Students' Corner


Ten big questions about wind power!

Building a functional wind turbine is only part of what the KidWind Challenge is all about. We also want you to learn how wind power fits into the bigger energy picture. To help you think about this we have broken down these ideas into 10 Big Questions.

1. Devices that capture the energy in the wind come in many different forms: sailboats, kites, pinwheels, and so on. There are windmills to pump water and grind grain, there are wind turbines for your home and for the electrical grid, and there are vertical and horizontal axis machines. What defines each of these kinds of turbines? What are some important ways that they are similar and different? What makes your wind turbine similar to these devices? What makes your wind turbine different?

2. Climate change is major challenge facing the world. What are the environmental benefits of generating electricity using the wind? What are some of the tradeoffs? Why would we want to harness the power of the wind? What challenges might we face in generating 20–30% of US electricity from wind?

3. From what sources do we generate most of our electricity in the US? What are the primary sources of electricity used in your region of the US? How much does it cost to power your house each month? How much of the electricity that is used in the US is generated by wind? How has this changed over the last ten years?

4. In some local communities, wind power can be controversial. Below are concerns voiced by local communities. Evaluate the validity of these claims by doing your own research.

  • Sound. People who live near wind turbines sometimes complain that the sound from the wind turbines is causing health impacts from vibration and other acoustical affects. There is data that supports both sides of this argument. What do you think?

  • Aesthetics. Wind turbines can be an eyesore to some people. What can be done with wind turbines to minimize this problem?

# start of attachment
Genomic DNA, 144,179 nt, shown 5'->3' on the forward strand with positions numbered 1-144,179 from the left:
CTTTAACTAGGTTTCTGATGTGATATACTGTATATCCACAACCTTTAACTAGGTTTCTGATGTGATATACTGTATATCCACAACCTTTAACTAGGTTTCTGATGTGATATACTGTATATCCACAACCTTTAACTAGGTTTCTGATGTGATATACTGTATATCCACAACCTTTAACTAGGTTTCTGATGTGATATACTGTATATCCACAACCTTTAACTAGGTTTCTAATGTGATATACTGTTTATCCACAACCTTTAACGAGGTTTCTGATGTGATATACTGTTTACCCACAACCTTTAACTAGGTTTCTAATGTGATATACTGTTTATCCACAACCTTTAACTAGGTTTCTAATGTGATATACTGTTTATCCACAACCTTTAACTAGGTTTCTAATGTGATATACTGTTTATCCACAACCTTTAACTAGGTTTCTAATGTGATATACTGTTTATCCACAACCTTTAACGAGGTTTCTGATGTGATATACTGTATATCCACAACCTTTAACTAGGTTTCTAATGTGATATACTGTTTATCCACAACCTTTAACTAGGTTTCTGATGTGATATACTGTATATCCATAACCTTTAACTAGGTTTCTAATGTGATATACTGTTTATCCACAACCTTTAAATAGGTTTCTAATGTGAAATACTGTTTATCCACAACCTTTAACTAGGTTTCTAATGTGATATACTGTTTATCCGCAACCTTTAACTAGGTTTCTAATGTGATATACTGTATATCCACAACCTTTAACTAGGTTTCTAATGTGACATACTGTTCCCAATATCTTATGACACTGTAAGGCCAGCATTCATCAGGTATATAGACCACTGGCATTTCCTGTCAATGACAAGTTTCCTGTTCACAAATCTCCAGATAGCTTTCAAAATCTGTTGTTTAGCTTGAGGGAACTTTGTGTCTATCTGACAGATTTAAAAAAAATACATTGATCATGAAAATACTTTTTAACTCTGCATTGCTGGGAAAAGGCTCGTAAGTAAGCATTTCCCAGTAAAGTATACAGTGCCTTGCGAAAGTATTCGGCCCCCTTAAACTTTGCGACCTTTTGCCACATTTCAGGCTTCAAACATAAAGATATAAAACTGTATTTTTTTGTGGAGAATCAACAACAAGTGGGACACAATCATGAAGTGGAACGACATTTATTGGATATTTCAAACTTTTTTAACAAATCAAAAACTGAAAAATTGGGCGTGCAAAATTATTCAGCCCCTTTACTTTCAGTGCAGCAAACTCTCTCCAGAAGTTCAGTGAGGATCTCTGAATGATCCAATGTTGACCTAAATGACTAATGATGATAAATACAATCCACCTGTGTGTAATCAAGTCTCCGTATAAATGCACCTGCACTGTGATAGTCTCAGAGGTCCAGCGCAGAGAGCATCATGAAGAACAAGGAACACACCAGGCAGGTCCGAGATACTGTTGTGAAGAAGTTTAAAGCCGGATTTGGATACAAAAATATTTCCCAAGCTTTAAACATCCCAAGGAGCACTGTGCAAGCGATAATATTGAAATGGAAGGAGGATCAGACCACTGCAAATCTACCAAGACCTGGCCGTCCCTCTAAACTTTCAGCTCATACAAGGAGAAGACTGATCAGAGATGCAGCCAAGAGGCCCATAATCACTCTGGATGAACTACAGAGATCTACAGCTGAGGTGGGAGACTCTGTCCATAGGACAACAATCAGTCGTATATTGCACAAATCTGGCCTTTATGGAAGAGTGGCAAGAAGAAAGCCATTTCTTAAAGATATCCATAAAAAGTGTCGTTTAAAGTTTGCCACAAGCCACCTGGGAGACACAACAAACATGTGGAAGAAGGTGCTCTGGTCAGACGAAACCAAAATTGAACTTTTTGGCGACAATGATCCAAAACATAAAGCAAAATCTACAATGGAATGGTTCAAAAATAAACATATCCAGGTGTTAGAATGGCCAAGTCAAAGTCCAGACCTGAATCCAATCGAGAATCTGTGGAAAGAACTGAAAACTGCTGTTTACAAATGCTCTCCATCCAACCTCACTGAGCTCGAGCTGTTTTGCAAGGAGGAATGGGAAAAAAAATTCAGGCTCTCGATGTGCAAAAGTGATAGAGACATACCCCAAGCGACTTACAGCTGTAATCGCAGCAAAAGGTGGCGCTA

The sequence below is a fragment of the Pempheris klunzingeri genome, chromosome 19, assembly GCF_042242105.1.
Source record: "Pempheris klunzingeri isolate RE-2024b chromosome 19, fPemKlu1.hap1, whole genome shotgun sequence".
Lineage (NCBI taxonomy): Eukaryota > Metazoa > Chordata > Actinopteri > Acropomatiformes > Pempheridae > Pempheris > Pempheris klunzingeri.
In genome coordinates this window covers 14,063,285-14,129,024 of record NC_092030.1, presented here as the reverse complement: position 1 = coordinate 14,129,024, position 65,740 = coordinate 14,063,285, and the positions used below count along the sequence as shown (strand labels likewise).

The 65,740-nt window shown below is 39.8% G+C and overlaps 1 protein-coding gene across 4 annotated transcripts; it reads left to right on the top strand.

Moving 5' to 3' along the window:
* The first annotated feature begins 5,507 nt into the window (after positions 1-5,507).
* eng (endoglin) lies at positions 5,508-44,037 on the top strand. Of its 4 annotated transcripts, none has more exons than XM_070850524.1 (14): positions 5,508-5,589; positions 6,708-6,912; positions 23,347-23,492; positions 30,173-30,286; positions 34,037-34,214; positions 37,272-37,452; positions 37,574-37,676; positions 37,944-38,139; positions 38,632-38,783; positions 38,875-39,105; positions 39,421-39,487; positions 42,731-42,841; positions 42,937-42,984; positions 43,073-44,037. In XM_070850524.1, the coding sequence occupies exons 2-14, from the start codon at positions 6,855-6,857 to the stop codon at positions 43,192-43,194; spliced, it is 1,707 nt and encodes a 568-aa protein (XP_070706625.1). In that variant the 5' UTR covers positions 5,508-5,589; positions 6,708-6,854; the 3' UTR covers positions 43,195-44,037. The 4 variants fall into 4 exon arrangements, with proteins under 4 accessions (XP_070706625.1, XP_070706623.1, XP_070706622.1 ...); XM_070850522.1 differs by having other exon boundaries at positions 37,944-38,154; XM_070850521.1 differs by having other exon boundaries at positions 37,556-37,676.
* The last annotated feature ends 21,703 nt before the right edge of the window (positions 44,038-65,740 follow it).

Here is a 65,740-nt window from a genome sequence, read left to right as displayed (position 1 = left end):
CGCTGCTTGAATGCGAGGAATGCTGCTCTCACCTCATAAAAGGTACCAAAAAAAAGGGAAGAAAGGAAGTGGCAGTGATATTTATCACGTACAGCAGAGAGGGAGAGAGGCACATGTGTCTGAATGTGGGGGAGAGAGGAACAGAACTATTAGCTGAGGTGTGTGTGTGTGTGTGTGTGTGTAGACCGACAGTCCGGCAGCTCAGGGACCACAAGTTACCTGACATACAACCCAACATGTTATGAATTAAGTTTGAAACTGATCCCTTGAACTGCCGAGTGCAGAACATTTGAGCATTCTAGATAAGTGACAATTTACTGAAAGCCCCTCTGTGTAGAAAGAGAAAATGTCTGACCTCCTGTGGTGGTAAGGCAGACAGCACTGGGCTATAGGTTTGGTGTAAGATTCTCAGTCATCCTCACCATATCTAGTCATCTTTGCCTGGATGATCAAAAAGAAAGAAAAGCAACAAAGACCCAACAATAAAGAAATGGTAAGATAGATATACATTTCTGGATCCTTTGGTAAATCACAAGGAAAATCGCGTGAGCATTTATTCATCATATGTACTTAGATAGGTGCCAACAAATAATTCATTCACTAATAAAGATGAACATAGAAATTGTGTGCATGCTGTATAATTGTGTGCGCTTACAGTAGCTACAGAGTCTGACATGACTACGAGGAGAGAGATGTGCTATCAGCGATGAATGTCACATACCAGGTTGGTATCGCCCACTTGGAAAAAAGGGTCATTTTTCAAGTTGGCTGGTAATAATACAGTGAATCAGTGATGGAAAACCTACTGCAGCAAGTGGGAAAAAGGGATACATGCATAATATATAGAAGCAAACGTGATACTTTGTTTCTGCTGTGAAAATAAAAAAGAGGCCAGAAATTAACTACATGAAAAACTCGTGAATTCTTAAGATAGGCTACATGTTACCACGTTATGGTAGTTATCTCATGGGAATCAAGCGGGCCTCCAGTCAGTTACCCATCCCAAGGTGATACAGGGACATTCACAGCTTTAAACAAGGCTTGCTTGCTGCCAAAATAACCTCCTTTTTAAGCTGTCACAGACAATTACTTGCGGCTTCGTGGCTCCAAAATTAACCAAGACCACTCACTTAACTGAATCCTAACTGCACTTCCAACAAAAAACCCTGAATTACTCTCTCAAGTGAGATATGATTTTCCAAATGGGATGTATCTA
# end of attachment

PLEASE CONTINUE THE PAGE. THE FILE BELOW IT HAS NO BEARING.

• Environmental Impact (Habitat). Wind turbines can change local habitats and have caused significant bird and bat kills in the past. What is the impact on wildlife from wind turbines today? How are biologists and ecologists dealing with these impacts?

5. As wind and solar power are relatively new energy sources to the US, they receive financial support to make them more economical. Fossil fuels and nuclear power receive subsidies as well. Do you feel that subsidies are appropriate in the energy industry? If so, what energy sources would you subsidize and why?

6. A great deal of research is going into making wind turbines more efficient. What components of wind turbines are undergoing rapid change and development? Which changes seem to be having the most impact in improving turbine performance?

7. What causes wind? What are the windiest parts of the US? Where are most of the wind turbines located in the US? Are there any offshore wind farms?

8. What is the equation that defines how much power is in the wind? What are the most important variables? How does this equation affect turbine design and placement?

9. Developing and installing renewable energy, like wind and solar, requires professionals and experts from many different fields of study. What are some of the careers and jobs that make renewable energy possible?

10. Wind turbines can only generate power when the wind is blowing, just as solar panels only generate power when the sun is shining. As we all know, the wind does not always blow and the sun does not always shine. How can we deal with this “variability” of renewable energy resources? How can we ensure that we have power whenever we need it without relying on fossil fuels?